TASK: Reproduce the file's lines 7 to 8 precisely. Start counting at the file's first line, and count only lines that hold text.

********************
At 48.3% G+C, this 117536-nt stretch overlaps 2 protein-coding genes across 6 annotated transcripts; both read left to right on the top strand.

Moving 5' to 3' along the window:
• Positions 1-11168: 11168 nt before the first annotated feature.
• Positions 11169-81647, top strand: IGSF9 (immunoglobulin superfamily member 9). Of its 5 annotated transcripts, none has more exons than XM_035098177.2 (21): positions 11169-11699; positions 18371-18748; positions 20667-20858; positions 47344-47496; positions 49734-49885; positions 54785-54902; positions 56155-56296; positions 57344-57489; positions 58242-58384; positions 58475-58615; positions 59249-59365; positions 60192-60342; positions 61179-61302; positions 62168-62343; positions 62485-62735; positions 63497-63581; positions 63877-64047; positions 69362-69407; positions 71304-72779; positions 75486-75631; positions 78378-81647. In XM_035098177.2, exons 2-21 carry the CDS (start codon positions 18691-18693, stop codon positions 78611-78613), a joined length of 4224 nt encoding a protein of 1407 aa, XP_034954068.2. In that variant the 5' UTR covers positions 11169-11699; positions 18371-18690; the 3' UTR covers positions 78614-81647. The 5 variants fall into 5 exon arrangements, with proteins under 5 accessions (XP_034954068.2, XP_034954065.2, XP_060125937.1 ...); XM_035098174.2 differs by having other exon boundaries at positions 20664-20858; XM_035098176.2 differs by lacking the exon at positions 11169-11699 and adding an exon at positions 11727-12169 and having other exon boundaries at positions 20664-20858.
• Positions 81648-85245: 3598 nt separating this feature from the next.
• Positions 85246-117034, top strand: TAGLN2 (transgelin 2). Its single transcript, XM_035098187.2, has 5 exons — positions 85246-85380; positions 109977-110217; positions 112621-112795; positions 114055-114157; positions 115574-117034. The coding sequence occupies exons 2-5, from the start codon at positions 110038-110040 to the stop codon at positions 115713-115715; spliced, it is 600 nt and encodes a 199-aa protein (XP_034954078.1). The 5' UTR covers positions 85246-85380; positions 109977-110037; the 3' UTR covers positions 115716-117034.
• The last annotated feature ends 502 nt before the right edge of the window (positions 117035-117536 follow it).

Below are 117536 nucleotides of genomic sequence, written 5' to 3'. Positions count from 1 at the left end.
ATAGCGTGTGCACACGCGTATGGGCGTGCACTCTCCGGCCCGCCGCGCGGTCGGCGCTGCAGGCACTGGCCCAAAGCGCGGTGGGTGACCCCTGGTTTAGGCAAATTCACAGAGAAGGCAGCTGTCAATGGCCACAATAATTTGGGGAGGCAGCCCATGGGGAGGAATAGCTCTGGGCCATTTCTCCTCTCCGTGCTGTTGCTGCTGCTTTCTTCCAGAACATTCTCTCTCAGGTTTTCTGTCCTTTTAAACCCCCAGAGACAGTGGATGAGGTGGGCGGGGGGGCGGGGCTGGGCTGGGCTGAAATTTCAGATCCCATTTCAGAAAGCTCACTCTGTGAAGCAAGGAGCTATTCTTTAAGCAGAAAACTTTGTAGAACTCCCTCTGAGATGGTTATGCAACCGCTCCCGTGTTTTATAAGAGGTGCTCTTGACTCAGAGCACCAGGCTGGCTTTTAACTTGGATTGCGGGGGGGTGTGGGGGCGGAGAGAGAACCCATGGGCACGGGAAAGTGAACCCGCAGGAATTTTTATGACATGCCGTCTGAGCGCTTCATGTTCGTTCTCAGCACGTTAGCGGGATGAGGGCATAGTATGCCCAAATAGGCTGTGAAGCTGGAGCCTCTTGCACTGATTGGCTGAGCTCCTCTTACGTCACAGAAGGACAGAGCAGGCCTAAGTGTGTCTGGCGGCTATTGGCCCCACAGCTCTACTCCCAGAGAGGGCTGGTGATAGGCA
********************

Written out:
• The last annotated feature ends 502 nt before the right edge of the window (positions 117035-117536 follow it).

Below are 117536 nucleotides of genomic sequence, written 5' to 3'. Positions count from 1 at the left end.